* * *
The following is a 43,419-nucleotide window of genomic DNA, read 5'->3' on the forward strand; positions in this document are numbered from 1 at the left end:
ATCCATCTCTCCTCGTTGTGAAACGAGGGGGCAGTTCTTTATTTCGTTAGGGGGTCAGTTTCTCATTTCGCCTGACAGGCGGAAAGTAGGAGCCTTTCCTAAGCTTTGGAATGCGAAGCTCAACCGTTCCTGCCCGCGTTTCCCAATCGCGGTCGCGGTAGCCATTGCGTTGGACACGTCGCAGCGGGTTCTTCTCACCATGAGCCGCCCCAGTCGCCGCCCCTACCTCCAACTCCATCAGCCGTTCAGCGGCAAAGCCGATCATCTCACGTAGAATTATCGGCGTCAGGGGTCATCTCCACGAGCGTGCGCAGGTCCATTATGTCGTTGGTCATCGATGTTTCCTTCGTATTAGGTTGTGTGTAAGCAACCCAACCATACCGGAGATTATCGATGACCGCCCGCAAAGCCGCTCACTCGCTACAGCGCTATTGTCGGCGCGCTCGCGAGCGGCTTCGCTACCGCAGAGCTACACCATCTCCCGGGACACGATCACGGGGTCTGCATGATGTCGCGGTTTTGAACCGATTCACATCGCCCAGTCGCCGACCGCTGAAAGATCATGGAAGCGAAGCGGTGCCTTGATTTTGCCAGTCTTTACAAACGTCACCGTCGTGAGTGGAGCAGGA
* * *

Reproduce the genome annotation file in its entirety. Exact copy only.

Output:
The following is a 43,419-nucleotide window of genomic DNA, read 5'->3' on the forward strand; positions in this document are numbered from 1 at the left end:
ATCCATCTCTCCTCGTTGTGAAACGAGGGGGCAGTTCTTTATTTCGTTAGGGGGTCAGTTTCTCATTTCGCCTGACAGGCGGAAAGTAGGAGCCTTTCCTAAGCTTTGGAATGCGAAGCTCAACCGTTCCTGCCCGCGTTTCCCAATCGCGGTCGCGGTAGCCATTGCGTTGGACACGTCGCAGCGGGTTCTTCTCACCATGAGCCGCCCCAGTCGCCGCCCCTACCTCCAACTCCATCAGCCGTTCAGCGGCAAAGCCGATCATCTCACGTAGAATTATCGGCGTCAGGGGTCATCTCCACGAGCGTGCGCAGGTCCATTATGTCGTTGGTCATCGATGTTTCCTTCGTATTAGGTTGTGTGTAAGCAACCCAACCATACCGGAGATTATCGATGACCGCCCGCAAAGCCGCTCACTCGCTACAGCGCTATTGTCGGCGCGCTCGCGAGCGGCTTCGCTACCGCAGAGCTACACCATCTCCCGGGACACGATCACGGGGTCTGCATGATGTCGCGGTTTTGAACCGATTCACATCGCCCAGTCGCCGACCGCTGAAAGATCATGGAAGCGAAGCGGTGCCTTGATTTTGCCAGTCTTTACAAACGTCACCGTCGTGAGTGGAGCAGGA